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The New Hanse

How can cities use data to become more democratic and sustainable?

The New Hanse

How can cities use data to become more democratic and sustainable?

About

The New Hanse investigates in collaboration with the Freie und Hansestadt Hamburg the relationship between urban digital infrastructures, access to and deployment of data for the public interest; with tangible data-driven pilot projects that address real world challenges for the city of Hamburg. The New Hanse aims to showcase the potential of a citizen centered digital green city in a close collaboration between administration, science, industry and civil society.

With a pilot project in the field of mobility data and by building legal as well as technical instruments to govern these data sources collectively, The New Hanse wants to create blueprints for other European cities and explore new concepts for the transformative use of data.

The city of Hamburg thereby becomes a civic laboratory for more democratic and sustainable futures. The intertwined relation between digital and “analog” urban space, the debates and regulation surrounding both provide a starting point for practical as well as theoretical investigations and interventions.

THE NEW INSTITUTE and Francesca Bria have designed this project in order to support the city of Hamburg in becoming the European capital of green digital transformation and tell a different story about the futures of (European) cities.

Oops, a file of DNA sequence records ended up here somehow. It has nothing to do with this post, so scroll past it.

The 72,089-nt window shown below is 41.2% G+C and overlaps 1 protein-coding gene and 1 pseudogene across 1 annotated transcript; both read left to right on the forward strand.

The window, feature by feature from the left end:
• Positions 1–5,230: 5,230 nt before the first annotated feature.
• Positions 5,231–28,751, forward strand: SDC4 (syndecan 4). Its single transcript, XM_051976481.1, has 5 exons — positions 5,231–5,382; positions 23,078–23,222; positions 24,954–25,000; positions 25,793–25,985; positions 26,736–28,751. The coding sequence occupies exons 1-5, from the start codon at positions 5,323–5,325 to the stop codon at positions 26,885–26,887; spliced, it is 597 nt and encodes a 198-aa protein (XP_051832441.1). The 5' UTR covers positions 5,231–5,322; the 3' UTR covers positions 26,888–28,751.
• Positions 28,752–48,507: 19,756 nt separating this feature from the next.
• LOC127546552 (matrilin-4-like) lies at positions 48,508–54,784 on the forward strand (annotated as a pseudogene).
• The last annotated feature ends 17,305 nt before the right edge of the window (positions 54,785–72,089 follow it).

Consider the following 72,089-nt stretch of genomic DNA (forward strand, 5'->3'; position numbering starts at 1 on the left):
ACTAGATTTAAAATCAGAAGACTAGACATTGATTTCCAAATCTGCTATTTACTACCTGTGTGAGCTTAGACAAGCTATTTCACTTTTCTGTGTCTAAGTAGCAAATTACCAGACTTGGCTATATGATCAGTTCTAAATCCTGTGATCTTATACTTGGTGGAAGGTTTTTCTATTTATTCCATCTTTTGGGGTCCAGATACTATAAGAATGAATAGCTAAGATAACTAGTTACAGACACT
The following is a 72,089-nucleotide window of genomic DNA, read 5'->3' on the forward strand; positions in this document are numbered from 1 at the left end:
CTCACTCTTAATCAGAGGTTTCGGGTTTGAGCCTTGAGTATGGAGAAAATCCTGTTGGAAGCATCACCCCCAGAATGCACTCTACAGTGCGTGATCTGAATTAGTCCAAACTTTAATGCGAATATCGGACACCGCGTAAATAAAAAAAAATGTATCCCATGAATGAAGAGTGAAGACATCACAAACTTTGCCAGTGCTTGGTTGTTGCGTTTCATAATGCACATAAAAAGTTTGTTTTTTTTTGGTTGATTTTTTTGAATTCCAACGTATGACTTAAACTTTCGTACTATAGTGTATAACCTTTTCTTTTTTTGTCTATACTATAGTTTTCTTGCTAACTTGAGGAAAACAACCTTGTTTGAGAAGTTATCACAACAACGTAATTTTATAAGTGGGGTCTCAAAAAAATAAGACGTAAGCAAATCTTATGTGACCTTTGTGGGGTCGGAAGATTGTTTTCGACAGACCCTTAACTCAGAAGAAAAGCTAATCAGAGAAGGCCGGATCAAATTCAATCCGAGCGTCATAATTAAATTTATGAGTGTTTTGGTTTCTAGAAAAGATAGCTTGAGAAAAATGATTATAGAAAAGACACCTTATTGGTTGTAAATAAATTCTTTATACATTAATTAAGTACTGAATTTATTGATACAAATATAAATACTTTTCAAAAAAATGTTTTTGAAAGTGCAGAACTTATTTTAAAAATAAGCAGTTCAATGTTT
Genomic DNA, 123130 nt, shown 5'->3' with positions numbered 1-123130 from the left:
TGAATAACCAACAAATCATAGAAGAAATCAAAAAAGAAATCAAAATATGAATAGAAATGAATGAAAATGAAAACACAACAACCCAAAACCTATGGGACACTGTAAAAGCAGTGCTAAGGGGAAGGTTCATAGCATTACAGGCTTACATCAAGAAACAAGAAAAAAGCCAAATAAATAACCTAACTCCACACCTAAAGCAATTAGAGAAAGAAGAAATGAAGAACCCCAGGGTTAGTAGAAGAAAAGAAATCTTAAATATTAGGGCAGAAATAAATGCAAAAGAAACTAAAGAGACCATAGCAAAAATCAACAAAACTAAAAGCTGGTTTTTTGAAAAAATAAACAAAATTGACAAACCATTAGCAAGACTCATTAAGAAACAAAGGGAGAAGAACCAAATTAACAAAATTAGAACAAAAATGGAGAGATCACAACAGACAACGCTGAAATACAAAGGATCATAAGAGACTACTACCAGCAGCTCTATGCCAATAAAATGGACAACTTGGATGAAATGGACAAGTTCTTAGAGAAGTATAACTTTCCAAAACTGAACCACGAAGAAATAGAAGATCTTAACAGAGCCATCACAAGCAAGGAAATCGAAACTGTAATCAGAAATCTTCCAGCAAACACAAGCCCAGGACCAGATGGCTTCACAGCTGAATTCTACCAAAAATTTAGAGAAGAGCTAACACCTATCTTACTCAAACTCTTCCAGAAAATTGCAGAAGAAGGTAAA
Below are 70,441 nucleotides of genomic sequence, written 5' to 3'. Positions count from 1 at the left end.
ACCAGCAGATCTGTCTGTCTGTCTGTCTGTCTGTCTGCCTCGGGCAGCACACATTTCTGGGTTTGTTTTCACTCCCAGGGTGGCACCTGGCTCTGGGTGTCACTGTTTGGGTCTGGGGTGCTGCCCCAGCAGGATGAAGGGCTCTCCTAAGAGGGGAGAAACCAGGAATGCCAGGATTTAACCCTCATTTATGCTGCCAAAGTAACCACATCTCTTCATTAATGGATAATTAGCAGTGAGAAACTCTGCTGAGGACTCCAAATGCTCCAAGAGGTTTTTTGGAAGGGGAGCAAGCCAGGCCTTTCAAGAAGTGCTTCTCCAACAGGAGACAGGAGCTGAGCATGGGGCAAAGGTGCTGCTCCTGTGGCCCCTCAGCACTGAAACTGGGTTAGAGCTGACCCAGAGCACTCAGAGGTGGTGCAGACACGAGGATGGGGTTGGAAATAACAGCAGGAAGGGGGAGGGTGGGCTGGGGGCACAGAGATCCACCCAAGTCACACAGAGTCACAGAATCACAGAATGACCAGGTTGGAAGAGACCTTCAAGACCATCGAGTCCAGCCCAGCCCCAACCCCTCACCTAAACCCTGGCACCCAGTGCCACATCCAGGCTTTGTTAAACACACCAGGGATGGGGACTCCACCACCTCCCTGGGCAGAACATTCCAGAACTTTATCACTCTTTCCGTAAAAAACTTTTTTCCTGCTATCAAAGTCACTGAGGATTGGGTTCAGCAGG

Cities are accelerators of social differentiation, arenas of displacement, "markets of ideas" as well as places for knowledge exchange, political articulation, and trading. In times of crisis, city alliances have historically formed transnational alliances along common strategic and normative lines.

The New Institute aims to create a network of progressive digital cities, starting with Hamburg, and connect the past of urban cooperation with an open future: The New Hanse will be the beginning of a European initiative to support a future-oriented democracy which keeps and crafts its liberal parameters in the digital age.

The goal of the cooperation between The New Institute and the Freie und Hansestadt Hamburg is to work together in the context of an Urban Data Challenge and create a blueprint for a democratic exchange of data for Hamburg and other cities in Germany and Europe.

Questions
  • How should we regulate the data generated by private companies in public urban spaces? What belongs to whom and what is the role of citizens, the companies and the public?

  • How do we set up the proper incentives for collaboration between actors and ensure a fair impact and a fair share of the externalities and wealth created by those data-based services?

  • How do we establish a form of data governance that preserves the digital sovereignty of citizens - and how should we govern relations between the participating actors transparently and democratically?

  • How to put in place technical solutions, protocols and digital infrastructures that are privacy-enhancing and protect the (data) rights and the digital sovereignty of citizens?

  • Can we find good examples of use of data to face and mitigate the impact of climate change in urban areas?

Art
Art

Paul Kolling, WB190621 No. 1-21, 2020 © Foto: Maik Graef

China’s Belt and Road initiative has been hailed as the new Silk Road. But few maps of its routes have been released to the public. In response, Paul Kolling strapped a GPS to a train departing on one of these – from Zhenzhou to Hamburg – and gathered satellite imagery of the entire journey. His work reveals one possible reason for China’s reticence in naming specific routes: the presence of Uyghur work camps. By mapping the blurred outlines of Belt and Road, "Westbound 190621 (1.968-3936)" hints at the ways technological systems can be used to expose as well as to control.

Curatorial Note
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